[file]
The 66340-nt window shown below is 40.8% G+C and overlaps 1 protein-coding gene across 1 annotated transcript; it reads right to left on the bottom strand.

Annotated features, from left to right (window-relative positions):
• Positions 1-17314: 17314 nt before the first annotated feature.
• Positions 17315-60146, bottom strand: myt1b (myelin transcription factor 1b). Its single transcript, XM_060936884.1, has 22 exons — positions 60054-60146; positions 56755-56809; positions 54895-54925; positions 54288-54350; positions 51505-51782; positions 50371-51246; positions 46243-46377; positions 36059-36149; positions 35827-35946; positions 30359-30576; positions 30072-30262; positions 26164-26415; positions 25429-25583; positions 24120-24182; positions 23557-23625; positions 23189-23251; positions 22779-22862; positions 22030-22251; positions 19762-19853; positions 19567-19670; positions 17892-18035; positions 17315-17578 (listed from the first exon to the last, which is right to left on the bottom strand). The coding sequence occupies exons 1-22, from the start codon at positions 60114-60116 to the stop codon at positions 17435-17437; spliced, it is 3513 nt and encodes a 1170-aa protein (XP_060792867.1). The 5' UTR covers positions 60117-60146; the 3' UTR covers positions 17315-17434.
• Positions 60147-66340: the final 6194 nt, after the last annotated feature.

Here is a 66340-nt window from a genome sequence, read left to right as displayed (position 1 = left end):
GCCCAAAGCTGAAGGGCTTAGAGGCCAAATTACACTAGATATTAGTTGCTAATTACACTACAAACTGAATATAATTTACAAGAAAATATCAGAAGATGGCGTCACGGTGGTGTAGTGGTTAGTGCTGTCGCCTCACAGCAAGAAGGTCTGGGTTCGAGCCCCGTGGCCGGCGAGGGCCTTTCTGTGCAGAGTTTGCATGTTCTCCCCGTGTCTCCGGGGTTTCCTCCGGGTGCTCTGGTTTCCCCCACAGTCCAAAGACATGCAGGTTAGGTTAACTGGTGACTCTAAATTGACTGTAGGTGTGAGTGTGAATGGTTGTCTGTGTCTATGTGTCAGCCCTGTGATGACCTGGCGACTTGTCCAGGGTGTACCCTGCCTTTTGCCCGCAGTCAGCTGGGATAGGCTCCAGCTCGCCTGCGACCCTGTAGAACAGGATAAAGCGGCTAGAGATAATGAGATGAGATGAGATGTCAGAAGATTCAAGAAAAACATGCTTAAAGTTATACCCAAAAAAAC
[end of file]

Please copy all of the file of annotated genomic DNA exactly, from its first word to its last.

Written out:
The 66340-nt window shown below is 40.8% G+C and overlaps 1 protein-coding gene across 1 annotated transcript; it reads right to left on the bottom strand.

Annotated features, from left to right (window-relative positions):
• Positions 1-17314: 17314 nt before the first annotated feature.
• Positions 17315-60146, bottom strand: myt1b (myelin transcription factor 1b). Its single transcript, XM_060936884.1, has 22 exons — positions 60054-60146; positions 56755-56809; positions 54895-54925; positions 54288-54350; positions 51505-51782; positions 50371-51246; positions 46243-46377; positions 36059-36149; positions 35827-35946; positions 30359-30576; positions 30072-30262; positions 26164-26415; positions 25429-25583; positions 24120-24182; positions 23557-23625; positions 23189-23251; positions 22779-22862; positions 22030-22251; positions 19762-19853; positions 19567-19670; positions 17892-18035; positions 17315-17578 (listed from the first exon to the last, which is right to left on the bottom strand). The coding sequence occupies exons 1-22, from the start codon at positions 60114-60116 to the stop codon at positions 17435-17437; spliced, it is 3513 nt and encodes a 1170-aa protein (XP_060792867.1). The 5' UTR covers positions 60117-60146; the 3' UTR covers positions 17315-17434.
• Positions 60147-66340: the final 6194 nt, after the last annotated feature.

Here is a 66340-nt window from a genome sequence, read left to right as displayed (position 1 = left end):
GCCCAAAGCTGAAGGGCTTAGAGGCCAAATTACACTAGATATTAGTTGCTAATTACACTACAAACTGAATATAATTTACAAGAAAATATCAGAAGATGGCGTCACGGTGGTGTAGTGGTTAGTGCTGTCGCCTCACAGCAAGAAGGTCTGGGTTCGAGCCCCGTGGCCGGCGAGGGCCTTTCTGTGCAGAGTTTGCATGTTCTCCCCGTGTCTCCGGGGTTTCCTCCGGGTGCTCTGGTTTCCCCCACAGTCCAAAGACATGCAGGTTAGGTTAACTGGTGACTCTAAATTGACTGTAGGTGTGAGTGTGAATGGTTGTCTGTGTCTATGTGTCAGCCCTGTGATGACCTGGCGACTTGTCCAGGGTGTACCCTGCCTTTTGCCCGCAGTCAGCTGGGATAGGCTCCAGCTCGCCTGCGACCCTGTAGAACAGGATAAAGCGGCTAGAGATAATGAGATGAGATGAGATGTCAGAAGATTCAAGAAAAACATGCTTAAAGTTATACCCAAAAAAAC